By Cooper Veit
Looking east down Serra Mall, the most prominent edifice is a cluster of large apartment blocks assembled at the edge of campus. The four 10-story buildings form the Escondido Village (EV) graduate housing project, which in fall 2020 will house 2,431 additional students –– increasing graduate student housing by 20 percent and bringing off-campus students onto East Campus.
The EV project aims “to serve an existing shortfall in graduate student housing on the Stanford campus,” according to a Stanford University report filed with the Santa Clara Department of Planning and Development. “The project will serve as a positive example of housing leadership in the Bay Area by contributing to affordable housing stock in region, and the project will facilitate bicycling or walking to class instead of driving.”
The project has made significant progress in the past year. Workers assembled the four 10-story towers with prefabricated exterior wall elements and windows attached to the fully completed structural skeleton. After two years of construction, the structures are almost complete.
Vance Brown, Inc., the project’s contractor, is now preparing to enter a new cycle of work during the summer: adding utilities and landscaping the 17-acre site.
According to the project’s website, the next phase of construction will generate increased work across the project site.
“Upcoming activities include: installation of underground utilities, grading, landscape, irrigation, hardscape and site lighting,” the website reads.
As part of the summer construction, the parking lot at the Quillen Highrise, another building in the Escondido Village graduate student housing complex, will be temporarily closed starting June 24. In a construction advisory sent to students, the EV project team also predicted bike and pedestrian detours, potential noise and dust. The Quillen parking lot will reopen in 2020, coinciding with the project’s expected completion.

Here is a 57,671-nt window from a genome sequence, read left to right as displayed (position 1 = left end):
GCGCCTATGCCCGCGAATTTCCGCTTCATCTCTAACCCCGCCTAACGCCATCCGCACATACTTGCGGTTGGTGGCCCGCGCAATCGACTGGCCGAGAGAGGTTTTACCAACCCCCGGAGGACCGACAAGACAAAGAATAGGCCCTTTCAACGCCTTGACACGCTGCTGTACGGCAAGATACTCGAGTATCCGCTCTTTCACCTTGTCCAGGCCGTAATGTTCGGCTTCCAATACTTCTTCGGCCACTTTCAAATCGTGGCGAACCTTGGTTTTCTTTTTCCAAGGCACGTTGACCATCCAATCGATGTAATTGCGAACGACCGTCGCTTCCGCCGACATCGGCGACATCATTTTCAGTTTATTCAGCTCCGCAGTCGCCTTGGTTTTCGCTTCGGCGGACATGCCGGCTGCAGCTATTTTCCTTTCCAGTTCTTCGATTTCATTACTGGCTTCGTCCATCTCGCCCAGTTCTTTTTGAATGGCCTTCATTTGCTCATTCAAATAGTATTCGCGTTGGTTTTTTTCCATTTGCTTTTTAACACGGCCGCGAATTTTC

Spanning 1.6 to 1.8 million square feet of space, the EV project will reduce pressure on off-campus rentals in areas surrounding campus, such as Menlo Park, East Palo Alto and Mountain View.
Shirley Everett, senior associate vice provost for Residential & Dining Enterprises (R&DE), said the new residences will benefit the experience of thousands of graduate students.
“Our goal is to make sure we provide an attractive and vibrant housing complex that will encourage community interaction and contribute to the quality of life of our students,” Everett told Stanford News after the housing plans were approved in early 2017.
Each residential floor will feature a “wellness room,” a laundry room, a kitchenette, a TV lounge, meeting spaces and trash disposal rooms. There will be game rooms, music practice rooms, a United States Postal Service mailroom, all-gender restrooms and a two-story lounge in each building.
The development will also include communal spaces like a pub, a dance studio, a yoga studio and a market, as well as accommodations for parents such as playrooms and lactation rooms.
Stanford R&DE’s current management of graduate housing has come under fire this year after the Daily’s revelation of a six-month long rat infestation in Building 70 and ongoing concerns over food security and accessibility to dining halls.
Graduate Student Council Co-chair and aeronautics and astronautics Ph.D. candidate Yiqing Ding said he hopes the new residences will help make the housing search easier for graduate students.
“I hope this construction project can alleviate the pressing housing shortage issues on campus,” Ding said.
This article has been corrected to reflect that Yiqing Ding is a Ph.D. student, not a postdoctoral student. The Daily regrets this error.
Contact Cooper Veit at cveit ‘at’ stanford.edu.